Mandarin Weekly (每周中文) #118, with 21 new resources to improve your Chinese

Hi, there! This is Mandarin Weekly 118, a free newsletter read by more than 16,000 students of Chinese around the world.

If you enjoy Mandarin Weekly, please share it with others. And don’t forget to take advantage of our list of discounts for students of Chinese.

To receive Mandarin Weekly every Monday, sign up Every Tuesday, we go up on Facebook, at, Medium, at, and Twitter, at @MandarinWeekly.  Please like, share, and retweet us!

If you offer products or services aimed at students of Chinese, and want to sponsor one or more issues, then please contact Reuven at

Better learning via scaffolding

All “Scaffolding” is a common idea in education, helping learners by gradually reducing the support they receive (and need) in order to learn things more easily. This post provides a number of suggestions for scaffolding and supports when learning Chinese:

Twitter: @HackingChinese

Save the planet (in Chinese)

Intermediate What can you do to save the Earth? In honor of Earth Day, we have this video from, with useful phrases:

Twitter: @chineseclass101

Choosing a translation app

Beginner Having a translation app on your phone is important for learners of all levels. What are some of the options, and how can you choose from among them?

Twitter: @DigMandarin

Improving from Chinese movies

Intermediate A review of a new resource for improving your Chinese,, which aims to help us improve our fluency by exposing us to as many Chinese movies as possible:

Twitter: @LCFMofficial

Yo ho ho, and a bottle of liquor component

Intermediate The component 酉 (yǒu) refers to a bottle of liquor and is used in a large number of characters that have to do with fermentation or seasoning:

Twitter: @DecodeChinese

Airport vocabulary

Beginner Traveling to or from China by air? Knowing these airport-related terms will smooth your journey:

Twitter: @ChineseLanguage

Buying airplane tickets

Beginner Unless you live in China, you will likely need to buy airline tickets to and from there. Here are some words and phrases you’ll need to buy your tickets:

Twitter: @ChineseLanguage

All about pandas

Advanced Almost every loves pandas; here is a short essay about them:

Twitter: @imandarinpod

Smuggled goods

Intermediate There are lots of counterfeit goods, 行货 (hánghuò), in China. Don’t mix up that term with 水货 (shuǐhuò), which is how you refer to smuggled goods:

Twitter: @ECLSchool

Is beer alcohol?

Beginner A funny dialogue between a driver and a policeman, pointing to the many inconsistencies in Chinese terms:

Twitter: @ChineseAtEase

Withdrawing money

Beginner Where is the nearest ATM? A short story that is all-too-familiar to those of us who travel often:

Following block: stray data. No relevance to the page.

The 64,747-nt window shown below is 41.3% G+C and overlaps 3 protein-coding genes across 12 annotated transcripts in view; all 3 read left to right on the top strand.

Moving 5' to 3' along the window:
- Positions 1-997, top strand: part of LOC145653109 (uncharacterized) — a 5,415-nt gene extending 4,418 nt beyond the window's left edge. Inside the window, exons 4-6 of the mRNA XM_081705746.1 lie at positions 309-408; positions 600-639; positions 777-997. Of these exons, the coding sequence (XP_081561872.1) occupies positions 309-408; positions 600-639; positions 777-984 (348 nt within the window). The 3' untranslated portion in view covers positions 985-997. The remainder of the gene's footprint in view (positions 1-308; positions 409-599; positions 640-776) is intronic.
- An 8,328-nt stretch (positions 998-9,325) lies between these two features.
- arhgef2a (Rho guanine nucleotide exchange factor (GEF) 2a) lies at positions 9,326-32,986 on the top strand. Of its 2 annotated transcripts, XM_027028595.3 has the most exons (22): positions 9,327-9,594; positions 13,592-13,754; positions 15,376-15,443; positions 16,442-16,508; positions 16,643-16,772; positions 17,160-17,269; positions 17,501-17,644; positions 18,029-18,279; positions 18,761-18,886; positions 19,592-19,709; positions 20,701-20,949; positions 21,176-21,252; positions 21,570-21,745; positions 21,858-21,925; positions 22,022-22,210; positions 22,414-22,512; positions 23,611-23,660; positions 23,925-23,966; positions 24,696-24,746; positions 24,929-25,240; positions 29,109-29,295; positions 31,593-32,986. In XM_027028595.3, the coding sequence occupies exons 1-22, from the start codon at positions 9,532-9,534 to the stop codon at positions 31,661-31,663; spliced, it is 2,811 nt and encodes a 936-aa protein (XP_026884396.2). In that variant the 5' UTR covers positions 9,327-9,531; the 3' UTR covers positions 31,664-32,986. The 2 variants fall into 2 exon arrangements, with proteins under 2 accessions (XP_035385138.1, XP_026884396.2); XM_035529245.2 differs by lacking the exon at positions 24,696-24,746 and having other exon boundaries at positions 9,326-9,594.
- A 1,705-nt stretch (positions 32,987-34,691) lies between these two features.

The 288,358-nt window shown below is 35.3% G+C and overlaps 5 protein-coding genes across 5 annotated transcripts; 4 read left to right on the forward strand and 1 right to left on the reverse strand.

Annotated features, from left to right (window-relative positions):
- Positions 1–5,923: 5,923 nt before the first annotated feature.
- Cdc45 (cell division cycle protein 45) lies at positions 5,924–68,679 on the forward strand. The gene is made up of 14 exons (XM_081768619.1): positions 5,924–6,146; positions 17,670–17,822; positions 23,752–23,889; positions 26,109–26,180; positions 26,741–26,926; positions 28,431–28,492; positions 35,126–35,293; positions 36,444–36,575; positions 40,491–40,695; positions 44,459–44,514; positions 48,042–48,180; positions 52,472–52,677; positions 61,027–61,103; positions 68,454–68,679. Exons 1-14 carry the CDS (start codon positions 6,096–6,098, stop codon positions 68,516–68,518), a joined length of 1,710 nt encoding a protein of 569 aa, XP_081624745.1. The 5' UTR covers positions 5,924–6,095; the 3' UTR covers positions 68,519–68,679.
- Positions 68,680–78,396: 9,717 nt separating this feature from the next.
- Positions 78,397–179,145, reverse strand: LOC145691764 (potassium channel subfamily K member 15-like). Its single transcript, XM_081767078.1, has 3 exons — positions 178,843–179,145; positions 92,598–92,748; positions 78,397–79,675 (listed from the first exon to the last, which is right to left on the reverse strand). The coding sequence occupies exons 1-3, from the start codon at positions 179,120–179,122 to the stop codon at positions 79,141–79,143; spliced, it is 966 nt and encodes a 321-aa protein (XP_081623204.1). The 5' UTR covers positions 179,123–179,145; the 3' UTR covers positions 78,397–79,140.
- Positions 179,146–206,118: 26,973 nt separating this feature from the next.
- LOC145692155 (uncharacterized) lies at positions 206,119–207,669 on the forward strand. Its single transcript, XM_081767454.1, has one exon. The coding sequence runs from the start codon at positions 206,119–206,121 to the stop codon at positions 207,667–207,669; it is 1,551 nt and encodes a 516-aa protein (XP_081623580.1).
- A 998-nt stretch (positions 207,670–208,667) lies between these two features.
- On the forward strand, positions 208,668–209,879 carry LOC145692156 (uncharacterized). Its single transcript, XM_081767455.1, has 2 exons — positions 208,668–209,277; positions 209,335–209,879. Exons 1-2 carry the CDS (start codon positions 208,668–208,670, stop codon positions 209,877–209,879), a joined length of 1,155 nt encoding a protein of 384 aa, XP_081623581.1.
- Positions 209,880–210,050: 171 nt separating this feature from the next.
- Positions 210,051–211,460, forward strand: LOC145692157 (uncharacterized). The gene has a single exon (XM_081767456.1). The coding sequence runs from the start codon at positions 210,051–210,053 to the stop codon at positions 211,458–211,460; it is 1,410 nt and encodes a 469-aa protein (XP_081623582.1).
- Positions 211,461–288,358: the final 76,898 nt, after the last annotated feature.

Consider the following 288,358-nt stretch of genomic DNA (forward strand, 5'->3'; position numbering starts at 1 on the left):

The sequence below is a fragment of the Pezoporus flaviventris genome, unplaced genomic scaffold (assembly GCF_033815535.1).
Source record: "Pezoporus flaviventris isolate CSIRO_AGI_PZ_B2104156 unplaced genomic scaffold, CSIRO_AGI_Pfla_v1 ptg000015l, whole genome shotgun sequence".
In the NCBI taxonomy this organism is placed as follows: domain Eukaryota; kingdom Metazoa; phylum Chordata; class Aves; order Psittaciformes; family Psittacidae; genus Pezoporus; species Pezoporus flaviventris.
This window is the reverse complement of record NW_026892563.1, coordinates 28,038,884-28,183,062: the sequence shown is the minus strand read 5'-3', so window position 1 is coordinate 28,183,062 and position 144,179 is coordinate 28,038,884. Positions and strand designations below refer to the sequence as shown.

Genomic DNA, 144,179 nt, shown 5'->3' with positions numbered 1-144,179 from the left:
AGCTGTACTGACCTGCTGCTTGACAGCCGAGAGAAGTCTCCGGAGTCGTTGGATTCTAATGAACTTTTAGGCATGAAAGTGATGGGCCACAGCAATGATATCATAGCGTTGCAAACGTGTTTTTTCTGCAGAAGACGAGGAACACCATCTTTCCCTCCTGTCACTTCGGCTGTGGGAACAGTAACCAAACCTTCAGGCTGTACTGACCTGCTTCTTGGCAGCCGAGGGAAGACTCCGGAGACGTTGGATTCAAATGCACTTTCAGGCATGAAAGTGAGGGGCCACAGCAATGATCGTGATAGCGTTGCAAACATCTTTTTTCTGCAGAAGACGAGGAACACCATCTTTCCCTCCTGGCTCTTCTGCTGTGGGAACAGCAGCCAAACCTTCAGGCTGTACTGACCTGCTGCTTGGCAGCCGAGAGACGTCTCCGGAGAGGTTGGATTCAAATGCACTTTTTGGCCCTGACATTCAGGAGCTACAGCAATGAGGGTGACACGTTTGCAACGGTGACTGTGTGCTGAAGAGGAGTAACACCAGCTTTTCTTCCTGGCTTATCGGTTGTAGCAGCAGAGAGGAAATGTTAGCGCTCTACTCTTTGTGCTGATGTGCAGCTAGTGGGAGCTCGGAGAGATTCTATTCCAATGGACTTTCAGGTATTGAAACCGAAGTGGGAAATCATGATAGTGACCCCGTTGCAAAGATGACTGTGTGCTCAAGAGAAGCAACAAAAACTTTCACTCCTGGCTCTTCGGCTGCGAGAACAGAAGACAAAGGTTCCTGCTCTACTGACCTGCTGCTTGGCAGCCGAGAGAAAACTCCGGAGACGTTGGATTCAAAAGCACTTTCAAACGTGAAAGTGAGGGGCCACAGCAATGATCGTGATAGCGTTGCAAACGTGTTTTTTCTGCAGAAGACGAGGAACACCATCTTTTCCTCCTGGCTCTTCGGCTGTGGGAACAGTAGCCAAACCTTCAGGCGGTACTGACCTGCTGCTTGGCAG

Let down your hair!

Intermediate The story of Rapunzel, told in Chinese (audio, characters, and pinyin):

Weather terms

Beginner What is the weather like outside? Here’s how to say it in Chinese:

Twitter: @eputonghua

We’re early; we’re late

Beginner Did you get somewhere early? Or (like me) late? Here’s how to express that in Chinese:

Twitter: @eputonghua

Chinese art forms

Beginner China has many types of traditional art forms. Here is a list of five of them, along with the words and phrases you’ll need to describe them:

Twitter: @YoYoChinese

Invest time, learn more efficiently

All Which is the best way for you to improve your Chinese? Take some time to figure that out, since doing so will save you time, and improve your learning in the long run:

Twitter: @HackingChinese

148 expressions

Intermediate Common sayings, known as 成语 (chéng yǔ), are a part of colloquial Chinese speech and writing. Here are 148 (!) common ones that you can either learn to understand from others, or incorporate into your own speech:

Cross that river

Beginner How do you cross a river? By using the rocks you see. This is true metaphorically, and not just literally, as this short story explains:

Twitter: @imandarinpod

All of it

Intermediate Chinese has several ways to say “all,” such as 所有 (suǒ yǒu) and 全部 (quán bù). When is each appropriate?

Describing shapes

Intermediate How can you say that something is heart-shaped, star-shaped, or anything-else-shaped?

Difference between 吃 and 食

Intermediate The characters 吃 (chī) and 食 (shí) both have to do with eating and food. When is each used?

Also published on Medium.

Leave a Reply

Your email address will not be published. Required fields are marked *